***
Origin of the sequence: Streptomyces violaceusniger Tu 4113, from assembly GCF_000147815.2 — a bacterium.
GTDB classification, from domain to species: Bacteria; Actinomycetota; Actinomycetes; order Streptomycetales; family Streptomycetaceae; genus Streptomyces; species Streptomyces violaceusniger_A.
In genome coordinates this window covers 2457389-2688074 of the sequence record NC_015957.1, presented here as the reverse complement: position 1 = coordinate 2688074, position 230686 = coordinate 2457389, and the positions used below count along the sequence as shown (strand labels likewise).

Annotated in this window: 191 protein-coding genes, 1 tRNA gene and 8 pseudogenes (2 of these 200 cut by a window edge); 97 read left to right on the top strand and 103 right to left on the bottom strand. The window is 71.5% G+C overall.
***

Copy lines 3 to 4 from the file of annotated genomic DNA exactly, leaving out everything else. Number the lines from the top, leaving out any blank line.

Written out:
In genome coordinates this window covers 2457389-2688074 of the sequence record NC_015957.1, presented here as the reverse complement: position 1 = coordinate 2688074, position 230686 = coordinate 2457389, and the positions used below count along the sequence as shown (strand labels likewise).

Annotated in this window: 191 protein-coding genes, 1 tRNA gene and 8 pseudogenes (2 of these 200 cut by a window edge); 97 read left to right on the top strand and 103 right to left on the bottom strand. The window is 71.5% G+C overall.